Green and Smith helped Haley set up a Kickstarter campaign to raise seed money for the film. To generate interest in the project, they asked elderly members of their own families and the residents of a Los Angeles area retirement community to participate in video interviews. With candid humor, participants answered questions about the advantages and disadvantages of aging, dating as a senior, and advice for younger people. "We wanted to get older people to speak to us truthfully about their lives and feelings about aging," says Smith. "Their stories and insights were funny, charming, inspiring, and spoke directly to the themes in the film. We realized that everyone, no matter what age or background, connects to these topics, which made for a very successful campaign."

The participants in the video have a great deal in common with Carol and her friends. "The characters in this movie are all people who just happen to be of a certain age," says Haley. "You're only as old as you act. In the Kickstarter video, there is an 80-year-old woman who says she doesn't feel old, but she has friends 20 or more years younger who are old because they act old. The idea that age is nothing but a number is, to a certain degree, very true."

There was a temptation to put their characters through a more sensational arc, says Basch. "But ultimately we wanted to tell a story that represents what real people go through, not some kind of 'old person goes on a big adventure' story. And when you watch it, it does feel like a big, life-changing deal in Carol's world. I'm so happy we wrote a story that I think is worth telling and experiencing."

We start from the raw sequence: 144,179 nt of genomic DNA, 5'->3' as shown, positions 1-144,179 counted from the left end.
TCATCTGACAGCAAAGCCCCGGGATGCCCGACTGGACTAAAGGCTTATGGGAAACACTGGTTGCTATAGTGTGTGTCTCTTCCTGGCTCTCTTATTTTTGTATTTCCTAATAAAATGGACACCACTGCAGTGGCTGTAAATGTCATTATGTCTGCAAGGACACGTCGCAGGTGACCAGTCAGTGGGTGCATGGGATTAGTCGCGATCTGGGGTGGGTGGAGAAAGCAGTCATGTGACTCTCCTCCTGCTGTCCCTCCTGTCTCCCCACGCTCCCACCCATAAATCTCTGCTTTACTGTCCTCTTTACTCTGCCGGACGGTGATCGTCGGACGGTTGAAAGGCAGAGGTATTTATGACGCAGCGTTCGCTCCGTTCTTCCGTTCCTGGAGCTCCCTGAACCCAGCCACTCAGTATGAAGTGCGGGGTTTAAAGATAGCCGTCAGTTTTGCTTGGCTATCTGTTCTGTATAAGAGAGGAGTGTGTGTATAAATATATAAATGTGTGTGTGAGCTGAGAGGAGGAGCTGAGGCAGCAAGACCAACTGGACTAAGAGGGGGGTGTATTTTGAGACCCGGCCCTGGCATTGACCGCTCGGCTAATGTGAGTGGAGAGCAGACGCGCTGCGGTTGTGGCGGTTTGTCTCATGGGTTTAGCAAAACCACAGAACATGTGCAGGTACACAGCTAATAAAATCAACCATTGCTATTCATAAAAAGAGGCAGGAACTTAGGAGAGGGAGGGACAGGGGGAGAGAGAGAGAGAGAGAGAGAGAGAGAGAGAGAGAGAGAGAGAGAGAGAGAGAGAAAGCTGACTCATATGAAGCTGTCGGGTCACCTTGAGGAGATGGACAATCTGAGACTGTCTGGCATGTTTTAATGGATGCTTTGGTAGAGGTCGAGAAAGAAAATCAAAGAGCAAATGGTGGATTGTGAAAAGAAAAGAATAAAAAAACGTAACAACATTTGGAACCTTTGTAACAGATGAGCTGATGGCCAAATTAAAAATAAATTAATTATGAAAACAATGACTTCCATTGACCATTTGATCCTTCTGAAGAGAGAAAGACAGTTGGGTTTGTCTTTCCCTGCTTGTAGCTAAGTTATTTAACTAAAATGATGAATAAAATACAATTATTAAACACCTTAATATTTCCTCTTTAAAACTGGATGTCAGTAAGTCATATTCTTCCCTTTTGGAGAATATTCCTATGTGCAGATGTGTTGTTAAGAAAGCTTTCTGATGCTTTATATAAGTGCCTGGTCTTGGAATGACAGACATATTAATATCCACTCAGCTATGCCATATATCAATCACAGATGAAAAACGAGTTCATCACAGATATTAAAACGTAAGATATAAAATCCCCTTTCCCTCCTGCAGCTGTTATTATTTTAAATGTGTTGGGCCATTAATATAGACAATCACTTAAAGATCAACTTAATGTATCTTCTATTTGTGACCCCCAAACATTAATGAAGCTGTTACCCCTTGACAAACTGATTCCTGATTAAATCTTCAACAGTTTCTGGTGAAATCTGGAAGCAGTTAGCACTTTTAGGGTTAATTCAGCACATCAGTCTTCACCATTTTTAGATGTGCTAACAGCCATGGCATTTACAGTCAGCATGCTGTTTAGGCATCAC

Haley hopes audiences will be receptive to the subject matter. "When I go to the movies, I love to see something I don't already know, but I can still relate to," he says. "I created these characters that have nothing to do with me because I wanted to put myself in their shoes and understand a little bit more about humanity. One of the lessons of the movie is that we lose things in this life. It's part of the journey. But life is also full of amazing and joyful things. Where do you find that balance? That's what this movie's about. Accept the good and the bad about life and don't be afraid to go out there and give it all you've got."

"This movie was shot from the hip and the gut," he adds. "Now that people are seeing the finished product, it's pretty cool how much they relate to it and find it really funny and touching and real. If you're 16 or 66, this movie will speak to you. That message to go out there and do your best is universal. We're all looking for something. We're all hoping for the best. Trying to find that balance and love the people around you and be vulnerable, these are hard things to do. But I hope when people see the film they're inspired to try."